DVD Review: THE PARANORMAL DIARIES - CLOPHILL

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Review: The Paranormal Diaries – Clophill / Cert: 15 /Director: Michael Bartlett, Kevin Gates / Screenplay: Kevin Gates/ Starring: Michael Bartlett, Kevin Gates, Craig Stovin, Criselda Cabitac / Release Date: October 14th

The Paranormal Diaries: Clophill is, extraordinarily, something entirely original in the world of horror movies. Created by the makers of the Zombie Diaries series (which in itself doesn‘t inspire a lot of confidence), Clophill takes the bare bones of the now-exhausted found footage genre and gives it a desperately needed new lease of life by crafting a movie which is part-genuine documentary, part horror fiction. The real thrill for the viewer is that Clophill is put together with such inventiveness that it blurs the line between what’s real and what’s imaginary and it’s hard to tell where the documentary ends and where the fiction starts.

Clophill is a typical, quiet English village nestling in the Bedfordshire countryside. In March 1963, a grisly black mass ritual was held at the forbidding ruins of the old St Mary’s Church just outside the village; tombs were looted and long-buried remains defiled. In the intervening years the area has become renowned for its ‘black magic’ activity and even now the locals of the village tell of mysterious dead-of-night goings on in and around the church ruins. In 2010 a team of documentary film-makers assembled at Clophill to speak to the villagers and carry out their own investigations into the various ghostly sightings and supernatural manifestations witnessed in and around the crumbling church.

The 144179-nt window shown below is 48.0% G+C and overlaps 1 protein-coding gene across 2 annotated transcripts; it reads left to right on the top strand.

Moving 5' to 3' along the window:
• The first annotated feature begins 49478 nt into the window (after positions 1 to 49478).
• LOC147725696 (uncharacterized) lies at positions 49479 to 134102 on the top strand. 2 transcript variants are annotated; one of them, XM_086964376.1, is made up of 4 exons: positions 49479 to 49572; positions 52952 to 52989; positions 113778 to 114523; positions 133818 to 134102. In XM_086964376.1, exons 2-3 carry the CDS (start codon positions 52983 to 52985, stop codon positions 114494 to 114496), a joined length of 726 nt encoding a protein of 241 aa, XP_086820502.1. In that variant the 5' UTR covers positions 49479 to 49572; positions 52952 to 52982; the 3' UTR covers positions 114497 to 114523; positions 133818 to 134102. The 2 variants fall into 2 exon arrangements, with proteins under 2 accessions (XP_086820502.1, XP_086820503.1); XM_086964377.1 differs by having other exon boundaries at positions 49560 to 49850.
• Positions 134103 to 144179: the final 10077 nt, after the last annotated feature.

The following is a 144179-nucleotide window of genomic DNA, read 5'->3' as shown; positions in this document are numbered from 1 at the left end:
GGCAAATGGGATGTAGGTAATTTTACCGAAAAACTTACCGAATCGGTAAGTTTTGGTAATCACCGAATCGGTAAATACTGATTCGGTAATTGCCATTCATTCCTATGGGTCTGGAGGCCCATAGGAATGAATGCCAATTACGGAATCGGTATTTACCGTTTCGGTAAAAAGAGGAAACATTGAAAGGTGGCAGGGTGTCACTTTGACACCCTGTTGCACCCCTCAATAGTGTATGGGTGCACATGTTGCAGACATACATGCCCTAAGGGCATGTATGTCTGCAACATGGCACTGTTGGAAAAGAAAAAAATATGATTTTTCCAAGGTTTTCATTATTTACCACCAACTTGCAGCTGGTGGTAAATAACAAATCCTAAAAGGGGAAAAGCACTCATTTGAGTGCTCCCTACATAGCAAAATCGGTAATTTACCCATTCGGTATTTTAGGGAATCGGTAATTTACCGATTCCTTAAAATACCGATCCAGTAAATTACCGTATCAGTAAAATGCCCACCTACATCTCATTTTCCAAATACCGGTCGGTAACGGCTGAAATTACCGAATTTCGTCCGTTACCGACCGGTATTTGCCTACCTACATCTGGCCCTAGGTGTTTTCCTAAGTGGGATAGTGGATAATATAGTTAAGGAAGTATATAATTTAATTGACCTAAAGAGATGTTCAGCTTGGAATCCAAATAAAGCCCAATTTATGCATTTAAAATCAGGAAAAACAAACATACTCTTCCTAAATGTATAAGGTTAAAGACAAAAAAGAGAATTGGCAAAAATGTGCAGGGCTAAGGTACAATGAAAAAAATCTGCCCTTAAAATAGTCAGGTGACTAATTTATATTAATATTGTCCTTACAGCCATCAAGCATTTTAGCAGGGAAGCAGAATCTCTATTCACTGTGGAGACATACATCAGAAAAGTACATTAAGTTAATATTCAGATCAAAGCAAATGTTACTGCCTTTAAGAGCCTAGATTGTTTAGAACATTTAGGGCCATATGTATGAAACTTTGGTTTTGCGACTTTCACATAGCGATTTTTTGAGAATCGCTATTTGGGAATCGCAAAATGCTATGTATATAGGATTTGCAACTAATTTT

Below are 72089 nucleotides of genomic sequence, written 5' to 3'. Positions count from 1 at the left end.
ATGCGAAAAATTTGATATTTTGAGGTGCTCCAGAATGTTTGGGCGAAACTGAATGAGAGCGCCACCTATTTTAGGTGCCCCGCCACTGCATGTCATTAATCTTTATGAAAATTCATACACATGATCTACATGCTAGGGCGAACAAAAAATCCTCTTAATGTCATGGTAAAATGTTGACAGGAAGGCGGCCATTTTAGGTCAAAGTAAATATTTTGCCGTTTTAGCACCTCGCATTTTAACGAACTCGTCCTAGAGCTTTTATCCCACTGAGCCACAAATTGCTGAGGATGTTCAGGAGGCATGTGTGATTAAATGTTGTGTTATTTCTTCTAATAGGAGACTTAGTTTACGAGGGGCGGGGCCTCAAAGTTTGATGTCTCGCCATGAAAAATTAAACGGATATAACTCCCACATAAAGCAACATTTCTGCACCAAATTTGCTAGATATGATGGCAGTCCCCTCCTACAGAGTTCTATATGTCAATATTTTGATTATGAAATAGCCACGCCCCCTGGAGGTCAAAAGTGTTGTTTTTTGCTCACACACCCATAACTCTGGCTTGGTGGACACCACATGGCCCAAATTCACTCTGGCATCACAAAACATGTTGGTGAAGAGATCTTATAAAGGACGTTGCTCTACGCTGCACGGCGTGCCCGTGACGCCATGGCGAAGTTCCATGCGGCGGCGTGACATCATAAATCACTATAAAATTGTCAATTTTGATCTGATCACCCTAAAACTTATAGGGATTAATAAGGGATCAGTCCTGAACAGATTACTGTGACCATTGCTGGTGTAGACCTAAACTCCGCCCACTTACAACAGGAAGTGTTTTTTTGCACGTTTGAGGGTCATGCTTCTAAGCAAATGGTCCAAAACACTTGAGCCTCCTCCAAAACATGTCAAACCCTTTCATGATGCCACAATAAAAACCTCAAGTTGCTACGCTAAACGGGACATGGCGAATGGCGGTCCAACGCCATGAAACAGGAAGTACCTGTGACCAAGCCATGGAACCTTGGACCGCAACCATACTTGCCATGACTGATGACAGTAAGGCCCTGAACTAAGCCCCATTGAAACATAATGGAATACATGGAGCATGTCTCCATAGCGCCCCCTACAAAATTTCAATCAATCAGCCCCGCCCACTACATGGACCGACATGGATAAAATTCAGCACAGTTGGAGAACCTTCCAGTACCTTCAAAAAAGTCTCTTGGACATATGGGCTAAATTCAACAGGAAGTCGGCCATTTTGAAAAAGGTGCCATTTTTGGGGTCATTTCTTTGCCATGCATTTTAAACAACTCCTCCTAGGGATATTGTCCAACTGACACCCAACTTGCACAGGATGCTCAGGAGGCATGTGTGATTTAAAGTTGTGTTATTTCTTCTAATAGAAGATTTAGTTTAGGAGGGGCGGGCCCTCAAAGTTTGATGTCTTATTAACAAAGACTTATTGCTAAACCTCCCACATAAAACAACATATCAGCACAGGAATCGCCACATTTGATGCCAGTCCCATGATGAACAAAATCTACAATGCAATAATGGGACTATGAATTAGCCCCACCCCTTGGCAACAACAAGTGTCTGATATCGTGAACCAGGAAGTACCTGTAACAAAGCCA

The first hour or so of Clophill is real. The investigation team – they’re all real too, albeit one or two of them with genuine acting experience – travel to the village and gather up the stories of paranormal activity candidly offered by the village’s actual inhabitants. Some of those they speak to are genuinely unsettled by returning to the church ruins because of what they witnessed when they were there before. The genius of the film – and it really is a sort of genius – is the way the documentary narrative slowly turns into a very Blair Witch-style fiction in the last thirty minutes or so as the team spend their last night up amongst the ruins where they experience firsthand the hair-raising phenomena the area has become notorious for. What happens in the last half-hour is fiction – and it’s subtle, creepy stuff, nothing so explicit and extreme as to tear the audience out of the immaculately developed ’reality’ of the situation. We’re so immersed and invested in Clophill that the sights and sounds experienced by the team are as real as the genuine stories we’ve been told by the residents; we’re no longer able to tell what’s real and what’s fantasy and that, at least, is something thrilling and new in the horror genre.

Clophill is the first in a proposed series of Paranormal Diaries features, the next due out in a year or so. It’s likely that repetition of the formula will dilute its potency but Clophill at least is sure to be a big hit on the horror festival circuit this Autumn and it deserves all the kudos coming its way.

Extras: Two commentaries / Deleted scenes / Trailer


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